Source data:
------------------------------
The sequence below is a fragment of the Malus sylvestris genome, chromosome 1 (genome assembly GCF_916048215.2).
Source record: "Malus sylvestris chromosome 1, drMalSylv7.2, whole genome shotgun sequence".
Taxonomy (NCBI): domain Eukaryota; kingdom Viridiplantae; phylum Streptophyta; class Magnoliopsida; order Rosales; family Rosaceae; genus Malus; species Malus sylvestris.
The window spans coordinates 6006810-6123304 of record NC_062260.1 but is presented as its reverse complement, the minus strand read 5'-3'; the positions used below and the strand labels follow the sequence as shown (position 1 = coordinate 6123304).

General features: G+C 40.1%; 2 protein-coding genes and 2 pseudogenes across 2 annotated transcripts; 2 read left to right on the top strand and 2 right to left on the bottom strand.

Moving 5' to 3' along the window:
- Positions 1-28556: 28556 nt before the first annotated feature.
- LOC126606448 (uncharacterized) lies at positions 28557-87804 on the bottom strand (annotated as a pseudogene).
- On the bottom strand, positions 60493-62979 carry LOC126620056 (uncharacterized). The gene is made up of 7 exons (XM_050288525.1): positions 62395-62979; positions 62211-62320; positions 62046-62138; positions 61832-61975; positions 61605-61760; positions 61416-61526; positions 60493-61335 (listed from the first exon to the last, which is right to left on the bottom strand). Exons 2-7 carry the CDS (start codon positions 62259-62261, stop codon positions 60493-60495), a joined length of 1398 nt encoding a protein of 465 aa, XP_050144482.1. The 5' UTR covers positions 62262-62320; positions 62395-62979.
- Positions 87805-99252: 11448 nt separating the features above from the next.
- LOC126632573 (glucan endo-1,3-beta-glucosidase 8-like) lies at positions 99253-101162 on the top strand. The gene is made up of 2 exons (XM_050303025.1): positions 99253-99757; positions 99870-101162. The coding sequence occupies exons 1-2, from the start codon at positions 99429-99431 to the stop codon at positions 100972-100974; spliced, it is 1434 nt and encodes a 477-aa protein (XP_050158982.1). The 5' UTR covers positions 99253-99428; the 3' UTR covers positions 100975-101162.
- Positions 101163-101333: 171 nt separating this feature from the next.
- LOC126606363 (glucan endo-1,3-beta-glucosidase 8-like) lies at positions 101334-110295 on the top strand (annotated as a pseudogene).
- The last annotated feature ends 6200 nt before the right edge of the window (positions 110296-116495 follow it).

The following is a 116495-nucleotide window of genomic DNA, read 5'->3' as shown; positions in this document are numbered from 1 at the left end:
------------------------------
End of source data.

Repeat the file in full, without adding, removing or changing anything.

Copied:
The sequence below is a fragment of the Malus sylvestris genome, chromosome 1 (genome assembly GCF_916048215.2).
Source record: "Malus sylvestris chromosome 1, drMalSylv7.2, whole genome shotgun sequence".
Taxonomy (NCBI): domain Eukaryota; kingdom Viridiplantae; phylum Streptophyta; class Magnoliopsida; order Rosales; family Rosaceae; genus Malus; species Malus sylvestris.
The window spans coordinates 6006810-6123304 of record NC_062260.1 but is presented as its reverse complement, the minus strand read 5'-3'; the positions used below and the strand labels follow the sequence as shown (position 1 = coordinate 6123304).

General features: G+C 40.1%; 2 protein-coding genes and 2 pseudogenes across 2 annotated transcripts; 2 read left to right on the top strand and 2 right to left on the bottom strand.

Moving 5' to 3' along the window:
- Positions 1-28556: 28556 nt before the first annotated feature.
- LOC126606448 (uncharacterized) lies at positions 28557-87804 on the bottom strand (annotated as a pseudogene).
- On the bottom strand, positions 60493-62979 carry LOC126620056 (uncharacterized). The gene is made up of 7 exons (XM_050288525.1): positions 62395-62979; positions 62211-62320; positions 62046-62138; positions 61832-61975; positions 61605-61760; positions 61416-61526; positions 60493-61335 (listed from the first exon to the last, which is right to left on the bottom strand). Exons 2-7 carry the CDS (start codon positions 62259-62261, stop codon positions 60493-60495), a joined length of 1398 nt encoding a protein of 465 aa, XP_050144482.1. The 5' UTR covers positions 62262-62320; positions 62395-62979.
- Positions 87805-99252: 11448 nt separating the features above from the next.
- LOC126632573 (glucan endo-1,3-beta-glucosidase 8-like) lies at positions 99253-101162 on the top strand. The gene is made up of 2 exons (XM_050303025.1): positions 99253-99757; positions 99870-101162. The coding sequence occupies exons 1-2, from the start codon at positions 99429-99431 to the stop codon at positions 100972-100974; spliced, it is 1434 nt and encodes a 477-aa protein (XP_050158982.1). The 5' UTR covers positions 99253-99428; the 3' UTR covers positions 100975-101162.
- Positions 101163-101333: 171 nt separating this feature from the next.
- LOC126606363 (glucan endo-1,3-beta-glucosidase 8-like) lies at positions 101334-110295 on the top strand (annotated as a pseudogene).
- The last annotated feature ends 6200 nt before the right edge of the window (positions 110296-116495 follow it).

The following is a 116495-nucleotide window of genomic DNA, read 5'->3' as shown; positions in this document are numbered from 1 at the left end: